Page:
Direct PC sales are currently only a small part of HP Canada’s business. Do you have any corporate mandate to increase direct sales in Canada?

In the Canadian context we have focused on how customers want to buy from HP. Our customers here are very supportive of what we think is the best channel partner network in Canada. There’s no technology company that puts more product through the channel than HP. Hundreds of thousands of people across Canada want to have a relationship either with HP’s retail or channel partners. [It’s] the way they choose to buy technology and services from us. A part of the marketplace wants to have a direct relationship with the manufacturer, so we’ve been improving our ability to serve those customers’ needs [and] working very hard to do that as well.

You’ve admitted that only 10 per cent of people in the world can afford to buy HP products. What is HP Canada doing to make its technology more affordable and accessible to the remaining 90 per cent?

It starts with ensuring our e-inclusion strategy (that’s what we call it) is tightly integrated with our overall business strategy at HP. It’s not a sideline. It’s not something we do for the sake of doing it. It’s connected into our strategy to be a truly global company. How are we going to reach out to under-served marketplaces around the world? It has to be through rethinking how we do R&D, how we do marketing, how we do supply chain, and how we do pricing. In some communities, infrastructures just don’t exist. Power, for example, is not a given. In one area in Africa, we were able to use solar power air conditioning [to enable] hundreds of engineers to be trained in an old shell of a building. In fact the whole country’s engineers were trained with technology and capabilities that they never had before. For us the win was understanding how this technology can now be applied in areas where infrastructure can’t be taken for granted. That’s the innovation that will come out of the new strategy we are working on.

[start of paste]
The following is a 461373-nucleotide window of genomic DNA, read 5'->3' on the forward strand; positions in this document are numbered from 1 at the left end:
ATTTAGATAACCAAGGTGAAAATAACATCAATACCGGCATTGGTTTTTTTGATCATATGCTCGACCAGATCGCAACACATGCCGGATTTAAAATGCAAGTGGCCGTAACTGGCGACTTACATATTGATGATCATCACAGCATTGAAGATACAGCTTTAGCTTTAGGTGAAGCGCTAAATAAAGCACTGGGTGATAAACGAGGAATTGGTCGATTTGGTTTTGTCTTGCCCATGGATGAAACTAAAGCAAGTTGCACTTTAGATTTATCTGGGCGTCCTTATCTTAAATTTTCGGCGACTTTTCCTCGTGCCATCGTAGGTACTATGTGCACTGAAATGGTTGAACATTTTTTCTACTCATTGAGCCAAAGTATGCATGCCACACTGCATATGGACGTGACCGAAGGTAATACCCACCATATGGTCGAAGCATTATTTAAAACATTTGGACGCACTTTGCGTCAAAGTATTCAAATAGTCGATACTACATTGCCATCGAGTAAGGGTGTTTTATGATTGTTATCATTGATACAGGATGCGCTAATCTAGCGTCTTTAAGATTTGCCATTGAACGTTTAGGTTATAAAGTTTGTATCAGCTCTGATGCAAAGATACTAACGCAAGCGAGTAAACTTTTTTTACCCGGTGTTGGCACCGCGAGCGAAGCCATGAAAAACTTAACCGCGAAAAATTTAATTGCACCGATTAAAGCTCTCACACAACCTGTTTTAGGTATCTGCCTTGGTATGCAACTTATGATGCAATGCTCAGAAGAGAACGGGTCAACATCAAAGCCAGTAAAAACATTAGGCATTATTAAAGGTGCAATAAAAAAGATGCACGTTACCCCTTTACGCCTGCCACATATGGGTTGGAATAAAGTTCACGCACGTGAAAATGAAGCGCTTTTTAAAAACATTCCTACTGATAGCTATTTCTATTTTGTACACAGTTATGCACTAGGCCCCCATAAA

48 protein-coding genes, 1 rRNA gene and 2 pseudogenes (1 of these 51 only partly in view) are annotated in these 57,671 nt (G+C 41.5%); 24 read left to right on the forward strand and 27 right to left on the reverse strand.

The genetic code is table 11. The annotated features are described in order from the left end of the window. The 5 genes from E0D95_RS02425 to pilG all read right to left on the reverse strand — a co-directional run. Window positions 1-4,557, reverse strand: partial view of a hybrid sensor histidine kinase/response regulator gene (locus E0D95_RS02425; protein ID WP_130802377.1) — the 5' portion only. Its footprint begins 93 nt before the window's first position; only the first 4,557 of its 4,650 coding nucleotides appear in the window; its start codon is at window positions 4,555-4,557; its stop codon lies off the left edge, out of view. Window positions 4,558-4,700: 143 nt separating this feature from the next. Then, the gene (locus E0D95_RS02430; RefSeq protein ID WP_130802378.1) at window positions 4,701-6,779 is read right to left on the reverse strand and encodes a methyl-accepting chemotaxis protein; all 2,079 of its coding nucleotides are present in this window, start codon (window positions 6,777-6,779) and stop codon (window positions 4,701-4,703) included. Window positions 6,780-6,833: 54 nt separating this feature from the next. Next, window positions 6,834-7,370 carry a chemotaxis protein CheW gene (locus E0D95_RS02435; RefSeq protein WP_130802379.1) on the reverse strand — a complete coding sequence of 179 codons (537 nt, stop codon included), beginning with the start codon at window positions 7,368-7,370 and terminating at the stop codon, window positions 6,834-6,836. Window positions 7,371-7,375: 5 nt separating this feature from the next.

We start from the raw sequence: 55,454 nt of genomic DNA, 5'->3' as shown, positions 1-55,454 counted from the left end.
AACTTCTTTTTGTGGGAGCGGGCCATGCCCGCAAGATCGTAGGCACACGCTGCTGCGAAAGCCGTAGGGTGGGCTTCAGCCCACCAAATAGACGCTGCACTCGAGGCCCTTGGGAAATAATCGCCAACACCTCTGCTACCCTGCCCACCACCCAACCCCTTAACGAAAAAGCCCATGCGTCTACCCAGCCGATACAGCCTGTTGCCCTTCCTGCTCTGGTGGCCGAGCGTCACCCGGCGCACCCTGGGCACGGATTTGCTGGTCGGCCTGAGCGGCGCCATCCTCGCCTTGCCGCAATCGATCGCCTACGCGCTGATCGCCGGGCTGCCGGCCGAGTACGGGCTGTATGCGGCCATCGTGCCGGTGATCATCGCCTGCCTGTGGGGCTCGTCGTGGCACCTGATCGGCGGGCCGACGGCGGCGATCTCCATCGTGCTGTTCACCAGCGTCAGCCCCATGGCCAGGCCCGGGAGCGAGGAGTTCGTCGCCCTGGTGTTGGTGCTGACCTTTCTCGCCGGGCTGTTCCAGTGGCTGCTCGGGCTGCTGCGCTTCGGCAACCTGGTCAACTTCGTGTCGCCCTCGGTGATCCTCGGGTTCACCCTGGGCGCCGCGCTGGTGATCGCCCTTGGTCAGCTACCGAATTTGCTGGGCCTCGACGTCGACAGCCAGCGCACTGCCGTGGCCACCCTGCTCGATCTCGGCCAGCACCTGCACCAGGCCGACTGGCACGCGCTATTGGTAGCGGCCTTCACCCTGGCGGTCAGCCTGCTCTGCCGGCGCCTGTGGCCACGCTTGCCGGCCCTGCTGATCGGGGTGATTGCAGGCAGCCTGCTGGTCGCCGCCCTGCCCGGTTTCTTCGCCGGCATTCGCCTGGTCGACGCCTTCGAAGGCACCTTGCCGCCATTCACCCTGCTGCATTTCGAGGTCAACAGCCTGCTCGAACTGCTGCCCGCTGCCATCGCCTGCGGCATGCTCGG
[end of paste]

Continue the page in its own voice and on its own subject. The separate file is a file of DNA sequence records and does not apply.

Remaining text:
Tell me more about your personal involvement, through ITAC (Information Technology Association of Canada), in issues like anti-spam, digital rights protection and e-waste disposal.

I have been both past chair of ITAC and am currently chair of the board of governors. From the ITAC board’s perspective…one of our mandates is the role information and communications technology (ICT) can play in improving competitiveness of Canadian businesses. By any objective measure, ICT investment by Canadian small businesses relative to their US counterparts is different (the US has performed demonstrably better than Canada). In the ITAC board, we consider how the private sector and governments may use ICT to enable economic reforms. We also look at societal issues we need to be savvy about. Rather than individual companies, taking individual stands, we try to collectively respond to issue such as spam (that can debilitate consumers and businesses), environmental waste, privacy and digital rights. We figured by pooling our collective energies, we would get better results.